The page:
I begin my comment with this pleading question because, when it comes to the issues surrounding development of the Chuitna Coal Project by Pac Rim, the decision makers do not want to acknowledge the facts.
A meeting will be held in Kenai on Jan. 19 at 5 p.m. concerning whether or not it is acceptable to run a coal mine through a salmon spawning stream in the Chuitna water shed area on the west side of Cook Inlet. Common sense and considerable scientific data should prompt decision makers to say, what is there to discuss? Who would want to ruin a very productive spawning process that feeds the critical salmon industry in the northern Cook Inlet? It seems that both state and local decision makers do. The Department of Natural Resources, despite their claims of "a rigorous permitting process," allowed former commissioner Irwin on a junket to Japan to promote the Chuitna Coal Project as a done deal, even though no final permits had been issued. The mayor of the Kenai Borough, Dave Carey, in his presentation outlining the boroughs goals for 2011, stated his objective of getting the Chuitna Coal Project going. This is despite all the data given to him showing the damage to the communities of Beluga and Tyonek and the spawning rivers in the area. In addition, there have been repeated requests from the citizens of Beluga for him to come visit his constituents so he would better understand their concerns. Despite promises to do so he has never come, nor have any member of the borough.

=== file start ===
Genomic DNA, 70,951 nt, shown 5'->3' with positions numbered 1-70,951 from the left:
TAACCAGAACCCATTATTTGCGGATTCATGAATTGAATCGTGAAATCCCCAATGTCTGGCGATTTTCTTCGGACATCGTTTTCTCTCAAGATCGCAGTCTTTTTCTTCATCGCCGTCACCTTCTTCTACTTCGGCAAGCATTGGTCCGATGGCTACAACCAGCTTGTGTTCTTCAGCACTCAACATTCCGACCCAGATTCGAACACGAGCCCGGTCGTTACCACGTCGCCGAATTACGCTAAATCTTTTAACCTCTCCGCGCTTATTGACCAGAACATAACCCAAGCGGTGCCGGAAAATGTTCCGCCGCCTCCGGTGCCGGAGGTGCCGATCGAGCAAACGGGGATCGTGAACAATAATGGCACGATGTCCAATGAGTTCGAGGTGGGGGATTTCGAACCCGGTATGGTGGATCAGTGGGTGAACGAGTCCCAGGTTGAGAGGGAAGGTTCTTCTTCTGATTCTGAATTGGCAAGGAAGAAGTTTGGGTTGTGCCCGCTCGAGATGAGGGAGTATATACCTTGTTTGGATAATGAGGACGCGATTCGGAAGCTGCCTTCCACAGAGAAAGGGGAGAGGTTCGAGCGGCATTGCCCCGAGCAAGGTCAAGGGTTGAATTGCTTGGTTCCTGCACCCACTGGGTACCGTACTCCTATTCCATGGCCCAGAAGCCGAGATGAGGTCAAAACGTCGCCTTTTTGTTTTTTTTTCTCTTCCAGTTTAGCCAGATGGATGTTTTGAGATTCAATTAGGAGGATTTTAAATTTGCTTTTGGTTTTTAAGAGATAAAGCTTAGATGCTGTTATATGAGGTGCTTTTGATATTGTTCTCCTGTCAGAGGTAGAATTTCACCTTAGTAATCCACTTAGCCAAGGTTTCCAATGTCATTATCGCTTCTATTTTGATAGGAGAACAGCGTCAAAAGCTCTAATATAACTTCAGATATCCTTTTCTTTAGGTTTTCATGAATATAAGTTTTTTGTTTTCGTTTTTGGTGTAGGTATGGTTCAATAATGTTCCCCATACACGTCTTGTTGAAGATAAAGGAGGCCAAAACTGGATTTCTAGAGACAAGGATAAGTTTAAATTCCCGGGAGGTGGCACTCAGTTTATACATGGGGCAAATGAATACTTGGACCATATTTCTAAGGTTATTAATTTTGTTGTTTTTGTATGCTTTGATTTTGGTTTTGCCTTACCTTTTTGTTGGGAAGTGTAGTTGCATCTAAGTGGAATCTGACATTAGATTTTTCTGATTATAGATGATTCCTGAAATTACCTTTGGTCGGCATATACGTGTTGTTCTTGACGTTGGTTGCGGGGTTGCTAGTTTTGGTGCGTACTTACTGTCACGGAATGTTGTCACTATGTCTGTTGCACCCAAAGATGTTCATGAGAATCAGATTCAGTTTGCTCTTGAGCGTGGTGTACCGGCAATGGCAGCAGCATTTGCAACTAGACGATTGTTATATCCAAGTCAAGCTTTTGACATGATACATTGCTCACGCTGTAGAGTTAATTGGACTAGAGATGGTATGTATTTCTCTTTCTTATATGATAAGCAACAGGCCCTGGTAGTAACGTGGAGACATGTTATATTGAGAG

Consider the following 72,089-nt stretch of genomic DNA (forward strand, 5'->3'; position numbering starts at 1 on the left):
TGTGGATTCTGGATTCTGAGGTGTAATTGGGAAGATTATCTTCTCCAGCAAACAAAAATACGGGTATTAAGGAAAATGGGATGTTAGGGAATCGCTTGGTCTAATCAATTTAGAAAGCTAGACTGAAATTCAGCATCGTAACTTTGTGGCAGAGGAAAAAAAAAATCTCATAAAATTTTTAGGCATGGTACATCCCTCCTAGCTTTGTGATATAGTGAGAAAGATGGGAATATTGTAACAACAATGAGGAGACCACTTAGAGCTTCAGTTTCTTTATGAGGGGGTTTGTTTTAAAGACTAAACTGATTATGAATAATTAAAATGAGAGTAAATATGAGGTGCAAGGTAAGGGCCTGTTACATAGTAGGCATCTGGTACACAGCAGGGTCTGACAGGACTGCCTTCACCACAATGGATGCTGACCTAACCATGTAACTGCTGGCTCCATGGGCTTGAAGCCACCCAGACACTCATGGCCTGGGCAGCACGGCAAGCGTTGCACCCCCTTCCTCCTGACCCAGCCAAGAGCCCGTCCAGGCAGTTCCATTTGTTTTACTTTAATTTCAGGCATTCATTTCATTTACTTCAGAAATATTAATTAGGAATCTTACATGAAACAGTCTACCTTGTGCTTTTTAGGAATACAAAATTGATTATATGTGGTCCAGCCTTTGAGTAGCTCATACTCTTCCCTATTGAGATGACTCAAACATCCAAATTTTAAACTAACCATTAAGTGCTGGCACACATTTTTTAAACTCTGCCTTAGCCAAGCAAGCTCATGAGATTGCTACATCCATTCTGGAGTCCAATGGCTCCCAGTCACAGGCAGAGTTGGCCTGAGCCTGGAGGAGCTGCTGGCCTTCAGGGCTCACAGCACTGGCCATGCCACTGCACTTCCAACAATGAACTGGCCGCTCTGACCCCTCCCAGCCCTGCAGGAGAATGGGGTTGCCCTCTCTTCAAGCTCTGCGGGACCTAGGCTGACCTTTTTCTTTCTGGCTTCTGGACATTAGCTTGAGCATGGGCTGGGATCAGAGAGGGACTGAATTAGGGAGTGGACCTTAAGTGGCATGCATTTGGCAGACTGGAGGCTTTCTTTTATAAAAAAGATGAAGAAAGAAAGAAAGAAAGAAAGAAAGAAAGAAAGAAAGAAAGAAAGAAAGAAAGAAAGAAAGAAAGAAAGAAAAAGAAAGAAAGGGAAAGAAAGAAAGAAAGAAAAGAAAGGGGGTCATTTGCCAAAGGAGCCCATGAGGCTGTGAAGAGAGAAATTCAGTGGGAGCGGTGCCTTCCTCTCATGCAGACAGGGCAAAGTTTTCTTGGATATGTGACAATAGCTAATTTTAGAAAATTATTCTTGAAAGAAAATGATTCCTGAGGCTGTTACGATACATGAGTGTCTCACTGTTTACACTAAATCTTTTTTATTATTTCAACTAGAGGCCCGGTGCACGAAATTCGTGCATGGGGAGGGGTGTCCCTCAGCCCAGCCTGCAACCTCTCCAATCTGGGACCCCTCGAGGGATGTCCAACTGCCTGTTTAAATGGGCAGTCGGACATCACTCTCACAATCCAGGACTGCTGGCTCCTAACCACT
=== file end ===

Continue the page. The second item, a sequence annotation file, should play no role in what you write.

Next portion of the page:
Hope remains that the result of the Jan. 19 hearing will be that the decision makers, after reviewing the data, find the Chuitna Basin unsuitable for coal mining and send Pac Rim back to Texas. Thus far in the process there has been little to be optimistic about.
People wonder why law suits are so rampant. Maybe it is because good hard working residents of the state, despite there best efforts to work within the system, become desperate when no one answers their question. Is there anyone out there?!
Ward Grant, Wasilla
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